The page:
Prevention of migraine during pregnancy may be best achieved with propranolol. Researchers say that results from observational studies show that when used to treat migraine in early pregnancy, propranolol was associated with a small increase in the risk for intrauterine growth retardation, small placenta, and congenital abnormalities. Safe choices for second-line treatment include cyclobenzaprine and memantine. Medications that should always be avoided when preventing migraine in pregnancy include feverfew and valproic acid, due to higher risks for spontaneous abortion and fetal malformation.
Researchers note there are 2 prospective studies that have evaluated whether breastfeeding has an effect on the incidence of migraine following delivery.1 Results from a study involving 208 women showed that breastfeeding had no effect on migraine, while results from a second study revealed that breastfeeding had protective effects against migraine.
As with migraine in pregnancy, there is little evidence on the safety of migraine medications during breastfeeding; however, the little evidence that does exist suggests there are more options for treatment during lactation than during pregnancy. Acetaminophen, lidocaine SQ, and ibuprofen are preferred first-line treatments for migraine in lactation, and are compatible with breastfeeding. Second-line treatments include diphenhydramine, metoclopramide, ondansetron, and prednisone, while medications that should always be avoided include ergots and opiates.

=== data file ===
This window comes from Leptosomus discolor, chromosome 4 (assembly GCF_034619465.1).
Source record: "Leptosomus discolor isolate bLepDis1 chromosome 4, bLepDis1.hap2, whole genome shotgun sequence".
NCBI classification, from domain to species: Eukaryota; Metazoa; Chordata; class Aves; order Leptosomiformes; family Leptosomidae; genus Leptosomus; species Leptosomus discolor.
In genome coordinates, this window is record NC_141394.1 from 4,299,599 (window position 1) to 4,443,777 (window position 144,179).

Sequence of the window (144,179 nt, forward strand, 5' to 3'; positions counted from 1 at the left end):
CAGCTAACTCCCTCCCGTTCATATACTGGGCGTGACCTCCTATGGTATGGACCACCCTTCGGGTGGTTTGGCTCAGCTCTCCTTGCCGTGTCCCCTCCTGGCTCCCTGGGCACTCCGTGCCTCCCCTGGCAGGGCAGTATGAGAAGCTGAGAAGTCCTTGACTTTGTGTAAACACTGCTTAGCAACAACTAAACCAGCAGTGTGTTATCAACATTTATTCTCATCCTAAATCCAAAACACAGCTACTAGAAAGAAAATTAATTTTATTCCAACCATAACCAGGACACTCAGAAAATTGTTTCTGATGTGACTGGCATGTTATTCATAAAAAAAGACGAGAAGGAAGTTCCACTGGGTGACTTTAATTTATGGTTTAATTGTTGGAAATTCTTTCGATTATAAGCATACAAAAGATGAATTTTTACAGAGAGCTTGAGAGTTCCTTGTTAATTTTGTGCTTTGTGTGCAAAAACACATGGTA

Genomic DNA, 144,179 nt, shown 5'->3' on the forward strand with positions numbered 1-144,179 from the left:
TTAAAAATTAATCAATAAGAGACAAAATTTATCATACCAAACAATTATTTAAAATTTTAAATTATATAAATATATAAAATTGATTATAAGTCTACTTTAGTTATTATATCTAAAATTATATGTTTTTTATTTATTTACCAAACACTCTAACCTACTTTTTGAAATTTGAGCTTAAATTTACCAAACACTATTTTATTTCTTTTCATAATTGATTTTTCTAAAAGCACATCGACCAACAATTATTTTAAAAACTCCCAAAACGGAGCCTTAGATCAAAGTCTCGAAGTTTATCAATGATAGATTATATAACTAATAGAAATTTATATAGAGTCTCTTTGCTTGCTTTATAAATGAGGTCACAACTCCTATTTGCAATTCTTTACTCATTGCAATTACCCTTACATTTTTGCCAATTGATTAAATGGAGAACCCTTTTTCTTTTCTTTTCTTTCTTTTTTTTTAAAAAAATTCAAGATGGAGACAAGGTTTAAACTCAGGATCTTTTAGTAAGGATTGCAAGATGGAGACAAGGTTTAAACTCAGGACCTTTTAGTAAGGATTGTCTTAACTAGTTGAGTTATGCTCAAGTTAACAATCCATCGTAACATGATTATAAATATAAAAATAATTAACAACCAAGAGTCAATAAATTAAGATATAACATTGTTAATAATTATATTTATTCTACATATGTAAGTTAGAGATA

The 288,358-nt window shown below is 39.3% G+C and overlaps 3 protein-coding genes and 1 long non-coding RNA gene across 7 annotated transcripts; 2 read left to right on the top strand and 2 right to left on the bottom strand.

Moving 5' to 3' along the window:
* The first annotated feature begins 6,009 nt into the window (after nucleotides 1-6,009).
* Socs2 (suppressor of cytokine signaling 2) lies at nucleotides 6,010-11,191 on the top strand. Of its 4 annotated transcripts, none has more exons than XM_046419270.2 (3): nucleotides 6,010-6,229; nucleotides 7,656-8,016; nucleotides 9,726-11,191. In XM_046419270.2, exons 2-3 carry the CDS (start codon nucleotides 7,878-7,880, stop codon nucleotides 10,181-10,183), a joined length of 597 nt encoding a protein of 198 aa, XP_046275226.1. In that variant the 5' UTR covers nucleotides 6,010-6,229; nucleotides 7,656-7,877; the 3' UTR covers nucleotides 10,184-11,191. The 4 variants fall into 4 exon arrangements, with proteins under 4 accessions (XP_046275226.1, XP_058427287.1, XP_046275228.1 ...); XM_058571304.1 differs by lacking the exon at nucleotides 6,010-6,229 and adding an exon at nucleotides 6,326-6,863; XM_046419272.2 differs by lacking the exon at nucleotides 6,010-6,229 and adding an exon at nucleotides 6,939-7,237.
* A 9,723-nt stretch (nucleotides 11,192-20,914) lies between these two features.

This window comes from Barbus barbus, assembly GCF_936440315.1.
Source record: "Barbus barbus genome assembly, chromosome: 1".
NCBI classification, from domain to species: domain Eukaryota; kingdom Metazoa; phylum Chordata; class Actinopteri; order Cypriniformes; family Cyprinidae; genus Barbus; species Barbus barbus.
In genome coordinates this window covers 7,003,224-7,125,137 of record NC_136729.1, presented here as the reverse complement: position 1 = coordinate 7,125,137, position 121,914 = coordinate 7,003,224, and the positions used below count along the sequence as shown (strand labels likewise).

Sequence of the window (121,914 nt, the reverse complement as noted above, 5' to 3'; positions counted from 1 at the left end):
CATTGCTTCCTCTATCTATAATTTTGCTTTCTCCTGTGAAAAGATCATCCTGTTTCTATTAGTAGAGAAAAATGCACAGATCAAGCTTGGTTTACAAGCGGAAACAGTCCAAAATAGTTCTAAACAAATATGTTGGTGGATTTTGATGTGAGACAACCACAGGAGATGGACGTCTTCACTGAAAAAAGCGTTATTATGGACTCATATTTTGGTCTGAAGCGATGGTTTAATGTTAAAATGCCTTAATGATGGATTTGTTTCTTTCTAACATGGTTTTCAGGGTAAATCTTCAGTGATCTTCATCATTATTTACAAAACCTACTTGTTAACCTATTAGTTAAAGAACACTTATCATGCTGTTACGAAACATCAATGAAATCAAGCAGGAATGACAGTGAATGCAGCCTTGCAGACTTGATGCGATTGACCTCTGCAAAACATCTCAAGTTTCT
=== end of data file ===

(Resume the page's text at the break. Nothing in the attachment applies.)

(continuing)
Researchers recommend that women reduce their infants’ exposure to migraine medications by pumping and discarding breast milk once following medication use, or by using the medication immediately before an anticipated long stretch between feedings. Second-line treatments may not require these same precautions in healthy infants over the age of 6 to 8 weeks, as long as medications are being used at normal doses.
Preventive medications for migraine during lactation include verapamil, propranolol, magnesium, and sodium valproate — all of which are compatible with breastfeeding. Results from a 2013 study published in Headache showed that although valproate is considered high-risk during pregnancy, this medication is safer to use while breastfeeding due to low concentrations in breast milk.2
Amitriptyline may be used as a second-line treatment, though reports have linked this medication to sedation in infants—a risk that generally decreases as the infant grows older. Medications that should always be avoided for migraine prevention in lactation due to lack of evidence include candesartan, calcitonin gene-related peptide monoclonal antibodies, coenzyme Q10, feverfew, lisinopril, memantine, and onabotulinum toxin A.